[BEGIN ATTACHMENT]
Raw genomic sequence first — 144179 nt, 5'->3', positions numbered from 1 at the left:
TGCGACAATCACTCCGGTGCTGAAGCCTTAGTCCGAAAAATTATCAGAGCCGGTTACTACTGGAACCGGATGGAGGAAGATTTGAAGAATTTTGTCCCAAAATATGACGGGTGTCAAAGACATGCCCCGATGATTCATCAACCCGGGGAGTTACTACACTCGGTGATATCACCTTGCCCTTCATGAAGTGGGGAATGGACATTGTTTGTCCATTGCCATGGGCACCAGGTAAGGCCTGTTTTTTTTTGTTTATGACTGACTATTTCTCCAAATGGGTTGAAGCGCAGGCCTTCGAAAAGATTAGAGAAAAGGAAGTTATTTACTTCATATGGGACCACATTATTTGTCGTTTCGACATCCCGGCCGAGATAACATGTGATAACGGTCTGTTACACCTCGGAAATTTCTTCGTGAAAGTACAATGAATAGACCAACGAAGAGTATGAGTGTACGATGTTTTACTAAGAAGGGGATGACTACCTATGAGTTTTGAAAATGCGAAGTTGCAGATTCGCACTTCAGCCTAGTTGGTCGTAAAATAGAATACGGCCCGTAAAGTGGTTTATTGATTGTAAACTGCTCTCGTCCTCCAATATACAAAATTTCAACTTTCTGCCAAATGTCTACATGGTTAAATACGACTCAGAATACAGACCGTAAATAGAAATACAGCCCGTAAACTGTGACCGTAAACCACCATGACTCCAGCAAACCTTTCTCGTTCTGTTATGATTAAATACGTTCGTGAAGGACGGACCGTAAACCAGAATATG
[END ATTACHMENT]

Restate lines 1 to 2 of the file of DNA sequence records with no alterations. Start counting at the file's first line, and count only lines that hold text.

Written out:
Raw genomic sequence first — 144179 nt, 5'->3', positions numbered from 1 at the left:
TGCGACAATCACTCCGGTGCTGAAGCCTTAGTCCGAAAAATTATCAGAGCCGGTTACTACTGGAACCGGATGGAGGAAGATTTGAAGAATTTTGTCCCAAAATATGACGGGTGTCAAAGACATGCCCCGATGATTCATCAACCCGGGGAGTTACTACACTCGGTGATATCACCTTGCCCTTCATGAAGTGGGGAATGGACATTGTTTGTCCATTGCCATGGGCACCAGGTAAGGCCTGTTTTTTTTTGTTTATGACTGACTATTTCTCCAAATGGGTTGAAGCGCAGGCCTTCGAAAAGATTAGAGAAAAGGAAGTTATTTACTTCATATGGGACCACATTATTTGTCGTTTCGACATCCCGGCCGAGATAACATGTGATAACGGTCTGTTACACCTCGGAAATTTCTTCGTGAAAGTACAATGAATAGACCAACGAAGAGTATGAGTGTACGATGTTTTACTAAGAAGGGGATGACTACCTATGAGTTTTGAAAATGCGAAGTTGCAGATTCGCACTTCAGCCTAGTTGGTCGTAAAATAGAATACGGCCCGTAAAGTGGTTTATTGATTGTAAACTGCTCTCGTCCTCCAATATACAAAATTTCAACTTTCTGCCAAATGTCTACATGGTTAAATACGACTCAGAATACAGACCGTAAATAGAAATACAGCCCGTAAACTGTGACCGTAAACCACCATGACTCCAGCAAACCTTTCTCGTTCTGTTATGATTAAATACGTTCGTGAAGGACGGACCGTAAACCAGAATATG